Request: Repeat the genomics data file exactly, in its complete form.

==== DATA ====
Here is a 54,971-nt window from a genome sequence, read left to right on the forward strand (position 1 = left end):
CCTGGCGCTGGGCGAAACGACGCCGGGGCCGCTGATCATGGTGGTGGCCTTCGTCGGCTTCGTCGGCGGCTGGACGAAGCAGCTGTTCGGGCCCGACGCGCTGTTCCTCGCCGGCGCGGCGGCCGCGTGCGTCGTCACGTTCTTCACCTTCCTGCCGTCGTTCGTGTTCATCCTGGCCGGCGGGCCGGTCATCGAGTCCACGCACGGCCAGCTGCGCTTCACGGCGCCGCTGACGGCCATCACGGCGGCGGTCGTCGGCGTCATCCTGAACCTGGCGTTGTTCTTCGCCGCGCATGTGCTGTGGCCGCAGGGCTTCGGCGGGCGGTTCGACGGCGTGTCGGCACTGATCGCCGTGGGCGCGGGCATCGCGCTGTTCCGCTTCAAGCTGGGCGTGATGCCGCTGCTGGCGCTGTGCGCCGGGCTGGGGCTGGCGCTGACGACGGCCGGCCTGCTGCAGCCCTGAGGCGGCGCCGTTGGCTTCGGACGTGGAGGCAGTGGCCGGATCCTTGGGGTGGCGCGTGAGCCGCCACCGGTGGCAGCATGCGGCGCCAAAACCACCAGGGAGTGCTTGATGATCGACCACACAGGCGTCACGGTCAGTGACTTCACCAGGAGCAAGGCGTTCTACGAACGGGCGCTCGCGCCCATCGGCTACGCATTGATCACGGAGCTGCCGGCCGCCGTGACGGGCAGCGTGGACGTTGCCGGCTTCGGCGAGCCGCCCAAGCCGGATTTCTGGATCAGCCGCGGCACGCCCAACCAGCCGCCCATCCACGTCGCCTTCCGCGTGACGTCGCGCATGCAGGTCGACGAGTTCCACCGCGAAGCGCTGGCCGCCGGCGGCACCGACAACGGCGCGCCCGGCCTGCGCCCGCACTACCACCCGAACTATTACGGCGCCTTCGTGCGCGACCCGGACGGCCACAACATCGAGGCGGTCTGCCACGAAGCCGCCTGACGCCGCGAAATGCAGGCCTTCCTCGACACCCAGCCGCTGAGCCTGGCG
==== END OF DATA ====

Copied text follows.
Here is a 54,971-nt window from a genome sequence, read left to right on the forward strand (position 1 = left end):
CCTGGCGCTGGGCGAAACGACGCCGGGGCCGCTGATCATGGTGGTGGCCTTCGTCGGCTTCGTCGGCGGCTGGACGAAGCAGCTGTTCGGGCCCGACGCGCTGTTCCTCGCCGGCGCGGCGGCCGCGTGCGTCGTCACGTTCTTCACCTTCCTGCCGTCGTTCGTGTTCATCCTGGCCGGCGGGCCGGTCATCGAGTCCACGCACGGCCAGCTGCGCTTCACGGCGCCGCTGACGGCCATCACGGCGGCGGTCGTCGGCGTCATCCTGAACCTGGCGTTGTTCTTCGCCGCGCATGTGCTGTGGCCGCAGGGCTTCGGCGGGCGGTTCGACGGCGTGTCGGCACTGATCGCCGTGGGCGCGGGCATCGCGCTGTTCCGCTTCAAGCTGGGCGTGATGCCGCTGCTGGCGCTGTGCGCCGGGCTGGGGCTGGCGCTGACGACGGCCGGCCTGCTGCAGCCCTGAGGCGGCGCCGTTGGCTTCGGACGTGGAGGCAGTGGCCGGATCCTTGGGGTGGCGCGTGAGCCGCCACCGGTGGCAGCATGCGGCGCCAAAACCACCAGGGAGTGCTTGATGATCGACCACACAGGCGTCACGGTCAGTGACTTCACCAGGAGCAAGGCGTTCTACGAACGGGCGCTCGCGCCCATCGGCTACGCATTGATCACGGAGCTGCCGGCCGCCGTGACGGGCAGCGTGGACGTTGCCGGCTTCGGCGAGCCGCCCAAGCCGGATTTCTGGATCAGCCGCGGCACGCCCAACCAGCCGCCCATCCACGTCGCCTTCCGCGTGACGTCGCGCATGCAGGTCGACGAGTTCCACCGCGAAGCGCTGGCCGCCGGCGGCACCGACAACGGCGCGCCCGGCCTGCGCCCGCACTACCACCCGAACTATTACGGCGCCTTCGTGCGCGACCCGGACGGCCACAACATCGAGGCGGTCTGCCACGAAGCCGCCTGACGCCGCGAAATGCAGGCCTTCCTCGACACCCAGCCGCTGAGCCTGGCG